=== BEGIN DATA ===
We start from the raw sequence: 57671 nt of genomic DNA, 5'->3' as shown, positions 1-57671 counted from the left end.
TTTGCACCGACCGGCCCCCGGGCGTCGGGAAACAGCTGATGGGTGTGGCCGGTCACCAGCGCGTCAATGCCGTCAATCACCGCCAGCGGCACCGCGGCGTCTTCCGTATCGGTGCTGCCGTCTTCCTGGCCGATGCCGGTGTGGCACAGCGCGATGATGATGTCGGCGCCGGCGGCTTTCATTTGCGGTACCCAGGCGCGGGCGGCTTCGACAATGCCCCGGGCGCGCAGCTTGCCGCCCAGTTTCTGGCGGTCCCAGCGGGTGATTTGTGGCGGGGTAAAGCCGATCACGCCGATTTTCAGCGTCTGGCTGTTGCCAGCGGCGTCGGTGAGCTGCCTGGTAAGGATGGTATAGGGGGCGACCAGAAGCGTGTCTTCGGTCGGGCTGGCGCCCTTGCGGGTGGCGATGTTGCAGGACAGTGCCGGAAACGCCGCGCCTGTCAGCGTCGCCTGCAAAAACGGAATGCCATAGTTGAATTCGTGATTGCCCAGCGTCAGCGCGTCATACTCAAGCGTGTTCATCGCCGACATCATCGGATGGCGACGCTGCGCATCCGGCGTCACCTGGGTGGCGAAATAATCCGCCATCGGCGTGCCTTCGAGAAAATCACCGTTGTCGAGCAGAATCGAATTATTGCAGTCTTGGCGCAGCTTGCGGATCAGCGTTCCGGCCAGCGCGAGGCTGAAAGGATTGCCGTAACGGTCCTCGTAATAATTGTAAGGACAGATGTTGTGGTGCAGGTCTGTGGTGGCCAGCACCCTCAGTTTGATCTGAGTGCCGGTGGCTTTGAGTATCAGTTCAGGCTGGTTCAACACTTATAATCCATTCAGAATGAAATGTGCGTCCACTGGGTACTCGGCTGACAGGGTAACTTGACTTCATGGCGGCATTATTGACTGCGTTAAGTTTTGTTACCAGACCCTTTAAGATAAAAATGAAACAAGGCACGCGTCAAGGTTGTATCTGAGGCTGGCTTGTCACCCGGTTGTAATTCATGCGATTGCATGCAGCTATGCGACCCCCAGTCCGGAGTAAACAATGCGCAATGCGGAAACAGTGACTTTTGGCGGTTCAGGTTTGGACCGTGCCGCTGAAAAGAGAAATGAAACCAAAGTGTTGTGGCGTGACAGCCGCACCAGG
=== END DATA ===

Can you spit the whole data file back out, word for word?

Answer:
We start from the raw sequence: 57671 nt of genomic DNA, 5'->3' as shown, positions 1-57671 counted from the left end.
TTTGCACCGACCGGCCCCCGGGCGTCGGGAAACAGCTGATGGGTGTGGCCGGTCACCAGCGCGTCAATGCCGTCAATCACCGCCAGCGGCACCGCGGCGTCTTCCGTATCGGTGCTGCCGTCTTCCTGGCCGATGCCGGTGTGGCACAGCGCGATGATGATGTCGGCGCCGGCGGCTTTCATTTGCGGTACCCAGGCGCGGGCGGCTTCGACAATGCCCCGGGCGCGCAGCTTGCCGCCCAGTTTCTGGCGGTCCCAGCGGGTGATTTGTGGCGGGGTAAAGCCGATCACGCCGATTTTCAGCGTCTGGCTGTTGCCAGCGGCGTCGGTGAGCTGCCTGGTAAGGATGGTATAGGGGGCGACCAGAAGCGTGTCTTCGGTCGGGCTGGCGCCCTTGCGGGTGGCGATGTTGCAGGACAGTGCCGGAAACGCCGCGCCTGTCAGCGTCGCCTGCAAAAACGGAATGCCATAGTTGAATTCGTGATTGCCCAGCGTCAGCGCGTCATACTCAAGCGTGTTCATCGCCGACATCATCGGATGGCGACGCTGCGCATCCGGCGTCACCTGGGTGGCGAAATAATCCGCCATCGGCGTGCCTTCGAGAAAATCACCGTTGTCGAGCAGAATCGAATTATTGCAGTCTTGGCGCAGCTTGCGGATCAGCGTTCCGGCCAGCGCGAGGCTGAAAGGATTGCCGTAACGGTCCTCGTAATAATTGTAAGGACAGATGTTGTGGTGCAGGTCTGTGGTGGCCAGCACCCTCAGTTTGATCTGAGTGCCGGTGGCTTTGAGTATCAGTTCAGGCTGGTTCAACACTTATAATCCATTCAGAATGAAATGTGCGTCCACTGGGTACTCGGCTGACAGGGTAACTTGACTTCATGGCGGCATTATTGACTGCGTTAAGTTTTGTTACCAGACCCTTTAAGATAAAAATGAAACAAGGCACGCGTCAAGGTTGTATCTGAGGCTGGCTTGTCACCCGGTTGTAATTCATGCGATTGCATGCAGCTATGCGACCCCCAGTCCGGAGTAAACAATGCGCAATGCGGAAACAGTGACTTTTGGCGGTTCAGGTTTGGACCGTGCCGCTGAAAAGAGAAATGAAACCAAAGTGTTGTGGCGTGACAGCCGCACCAGG